The Incredible Hulk #420 comic book coverAs comics became more respected in later decades, new societal issues emerged for them to address. During the early years of the AIDS pandemic, confusion and misinformation abounded, but many lacked a connection to understand this new virus. Peter David reintroduced a forgotten friend of the Hulk specifically to explore this topic for readers. In Incredible Hulk #388 , the Hulk’s usual sidekick, Rick Jones, meets up with Jim Wilson who hadn’t been seen in the comics for over two hundred issues. Rick is playing a charity concert for an HIV/AIDS clinic that Wilson works for. During their catching up, Jim reveals to Rick that he is also HIV-positive. Later in the issue Rick has a moment of hesitation helping Jim after the villain Speedfreak has cut Wilson open.

Three years later in Incredible Hulk , Wilson is dying and asking for the Hulk to attempt to save his life with a blood transfusion. Meanwhile, Betty Banner receives a call while working at a suicide prevention hotline from a young man who is considering taking his own life due to being HIV-positive. Betty talks to the man about what HIV/AIDS is and the truths about the disease, all of which works to educate the reader. Unfortunately, one of the realities at the time of publication was that there is no cure or healing cocktail yet. Even the Hulk himself declined giving his own blood to Jim out of fear that such an experimental idea might only make the disease worse. In the letters page at the end of issue #420, other comic book creators shared their own stories of how HIV/AIDS had affected their lives. The most powerful hero in the Marvel Universe used his platform to bring attention, information, and a voice to a topic that was being spoken about in whispers.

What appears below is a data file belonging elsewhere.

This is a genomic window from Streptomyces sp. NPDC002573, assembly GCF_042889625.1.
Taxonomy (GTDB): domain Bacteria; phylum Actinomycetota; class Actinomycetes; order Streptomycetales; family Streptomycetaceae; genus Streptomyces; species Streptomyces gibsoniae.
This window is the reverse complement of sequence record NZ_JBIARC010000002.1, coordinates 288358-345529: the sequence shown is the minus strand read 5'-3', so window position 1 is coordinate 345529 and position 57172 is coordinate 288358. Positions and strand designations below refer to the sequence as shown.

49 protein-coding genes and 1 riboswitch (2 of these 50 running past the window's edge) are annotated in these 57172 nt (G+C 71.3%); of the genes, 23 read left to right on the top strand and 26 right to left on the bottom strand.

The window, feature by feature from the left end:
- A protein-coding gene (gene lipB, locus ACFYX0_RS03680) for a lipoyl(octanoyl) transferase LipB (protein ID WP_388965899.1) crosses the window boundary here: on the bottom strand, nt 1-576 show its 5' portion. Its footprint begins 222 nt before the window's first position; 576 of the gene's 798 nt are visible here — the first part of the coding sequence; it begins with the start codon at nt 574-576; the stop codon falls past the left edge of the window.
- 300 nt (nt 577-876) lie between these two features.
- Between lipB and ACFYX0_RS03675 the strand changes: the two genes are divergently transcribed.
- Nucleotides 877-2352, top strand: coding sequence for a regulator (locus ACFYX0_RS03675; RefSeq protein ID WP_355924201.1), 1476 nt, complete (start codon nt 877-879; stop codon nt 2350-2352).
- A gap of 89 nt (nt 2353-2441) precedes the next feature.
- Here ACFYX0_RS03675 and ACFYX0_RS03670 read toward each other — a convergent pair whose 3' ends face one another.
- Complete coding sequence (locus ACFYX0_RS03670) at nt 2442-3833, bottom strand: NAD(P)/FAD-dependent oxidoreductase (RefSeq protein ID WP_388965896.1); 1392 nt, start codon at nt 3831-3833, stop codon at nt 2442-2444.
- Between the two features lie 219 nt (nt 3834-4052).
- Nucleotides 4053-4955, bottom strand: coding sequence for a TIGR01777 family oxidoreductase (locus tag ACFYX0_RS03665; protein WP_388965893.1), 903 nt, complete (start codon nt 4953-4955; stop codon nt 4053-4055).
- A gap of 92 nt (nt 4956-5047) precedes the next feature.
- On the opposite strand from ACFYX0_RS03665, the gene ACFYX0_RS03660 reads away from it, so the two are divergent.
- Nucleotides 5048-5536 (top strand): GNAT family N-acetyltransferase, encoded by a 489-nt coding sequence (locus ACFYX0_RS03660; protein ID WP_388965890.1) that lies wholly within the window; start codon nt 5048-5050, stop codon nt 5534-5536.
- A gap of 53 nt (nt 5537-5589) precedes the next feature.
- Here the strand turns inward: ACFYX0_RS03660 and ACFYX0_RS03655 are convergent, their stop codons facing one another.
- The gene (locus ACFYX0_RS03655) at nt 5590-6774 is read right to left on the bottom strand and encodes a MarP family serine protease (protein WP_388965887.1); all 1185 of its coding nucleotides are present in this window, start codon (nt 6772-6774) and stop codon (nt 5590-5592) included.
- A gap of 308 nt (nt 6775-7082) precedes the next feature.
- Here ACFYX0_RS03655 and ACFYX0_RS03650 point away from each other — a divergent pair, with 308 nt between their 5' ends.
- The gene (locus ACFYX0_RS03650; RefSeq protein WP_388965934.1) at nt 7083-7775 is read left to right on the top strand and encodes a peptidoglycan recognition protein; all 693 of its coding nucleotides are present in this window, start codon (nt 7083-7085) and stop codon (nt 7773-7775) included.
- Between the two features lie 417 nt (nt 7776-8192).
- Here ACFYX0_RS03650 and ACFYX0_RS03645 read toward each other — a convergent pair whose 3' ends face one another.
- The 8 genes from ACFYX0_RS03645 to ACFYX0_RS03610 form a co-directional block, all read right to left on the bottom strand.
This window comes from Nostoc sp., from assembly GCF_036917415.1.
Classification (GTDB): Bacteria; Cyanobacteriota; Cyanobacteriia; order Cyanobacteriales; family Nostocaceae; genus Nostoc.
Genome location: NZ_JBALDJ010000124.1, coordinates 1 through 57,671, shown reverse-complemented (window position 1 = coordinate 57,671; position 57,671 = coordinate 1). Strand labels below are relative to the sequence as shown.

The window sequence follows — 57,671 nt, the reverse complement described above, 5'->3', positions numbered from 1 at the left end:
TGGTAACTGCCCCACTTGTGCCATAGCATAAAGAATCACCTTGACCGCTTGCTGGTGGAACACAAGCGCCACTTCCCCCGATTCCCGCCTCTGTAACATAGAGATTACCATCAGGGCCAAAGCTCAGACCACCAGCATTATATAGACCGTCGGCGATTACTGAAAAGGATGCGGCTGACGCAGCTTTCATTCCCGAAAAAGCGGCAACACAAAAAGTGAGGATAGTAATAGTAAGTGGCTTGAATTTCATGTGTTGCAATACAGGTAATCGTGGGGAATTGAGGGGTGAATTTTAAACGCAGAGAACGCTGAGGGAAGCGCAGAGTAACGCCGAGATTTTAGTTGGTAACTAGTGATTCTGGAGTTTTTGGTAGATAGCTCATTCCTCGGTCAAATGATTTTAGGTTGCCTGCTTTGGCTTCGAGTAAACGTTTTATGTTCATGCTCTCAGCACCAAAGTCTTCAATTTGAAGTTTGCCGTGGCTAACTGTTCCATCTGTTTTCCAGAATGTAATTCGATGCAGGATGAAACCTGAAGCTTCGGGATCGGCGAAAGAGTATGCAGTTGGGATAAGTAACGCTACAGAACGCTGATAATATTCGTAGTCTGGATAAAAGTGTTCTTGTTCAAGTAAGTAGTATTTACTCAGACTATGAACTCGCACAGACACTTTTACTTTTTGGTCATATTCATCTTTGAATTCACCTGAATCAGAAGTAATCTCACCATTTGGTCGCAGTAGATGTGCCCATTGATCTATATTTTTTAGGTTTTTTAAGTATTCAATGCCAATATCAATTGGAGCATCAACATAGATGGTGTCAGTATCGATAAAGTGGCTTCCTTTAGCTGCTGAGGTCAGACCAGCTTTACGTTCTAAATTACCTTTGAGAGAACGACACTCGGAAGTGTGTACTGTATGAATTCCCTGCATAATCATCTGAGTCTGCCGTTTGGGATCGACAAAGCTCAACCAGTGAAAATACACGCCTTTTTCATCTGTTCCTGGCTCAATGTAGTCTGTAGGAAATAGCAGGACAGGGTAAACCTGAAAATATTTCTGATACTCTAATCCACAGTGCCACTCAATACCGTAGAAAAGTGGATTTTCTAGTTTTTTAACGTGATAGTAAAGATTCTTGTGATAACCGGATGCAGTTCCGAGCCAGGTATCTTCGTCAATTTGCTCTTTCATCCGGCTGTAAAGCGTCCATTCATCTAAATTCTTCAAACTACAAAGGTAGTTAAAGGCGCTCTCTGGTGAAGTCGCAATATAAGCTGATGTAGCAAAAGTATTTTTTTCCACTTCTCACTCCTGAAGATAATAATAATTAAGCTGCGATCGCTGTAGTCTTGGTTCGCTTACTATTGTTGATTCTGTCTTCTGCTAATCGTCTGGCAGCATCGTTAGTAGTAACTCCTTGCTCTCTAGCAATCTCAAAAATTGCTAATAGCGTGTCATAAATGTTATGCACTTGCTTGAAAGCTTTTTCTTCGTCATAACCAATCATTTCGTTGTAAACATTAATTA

A Wounded Warrior

Flash Thompson following amputation in the panels of a comic bookOur final hero to discuss has lost much due to the twenty-year-old “War on Terror” yet continues to battle on like his idol. Flash Thompson is best known as Peter Parker’s bully from the early years of Spider-Man. Over time he became Peter’s biggest high school nemesis but also, ironically, Spider-Man’s biggest fan. Flash began to live his life as he believed his idol would, which led to a close friendship with Peter and forcing himself into many team-ups and battles. After the real world and Marvel Universe events of 9/11, Flash rejoins the army under the logic that that is what Spider-Man would do. Flash’s platoon is attacked and he risks his life to save his fellow soldiers because Spider-Man had sacrificed himself so many times.

The injuries he receives in battle result in Thompson’s legs being amputated below the knees. However, through the healing process and adjusting to his new life, he continues to use Spider-Man as his primary motivation, winning paraplegic events at the local YMCA and joining the mayor’s office of veteran affairs. At one point, Flash was bonded with a Venom symbiote which acted as his legs, but later he received prosthetics as part of Venom: Space Knight #3, a Marvel comic created in consultation with the Wounded Warrior Project. There are many men and women that served in our armed forces who, much like Flash, found inspiration in fictional characters and became inspiring heroes themselves.

Thanks to these groundbreaking titles, comics continue to address societal issues such as mental health, domestic violence, gun violence, drug use, and others. Comic books are more easily available to readers of all ages than ever before which results in more opportunities for these titles to land in the hands of readers who need these stories the most.

[Editor’s note: This article originally appeared in Vol 1. Issue #4 of Retrofied Magazine. Purchase your copy of the print edition today!]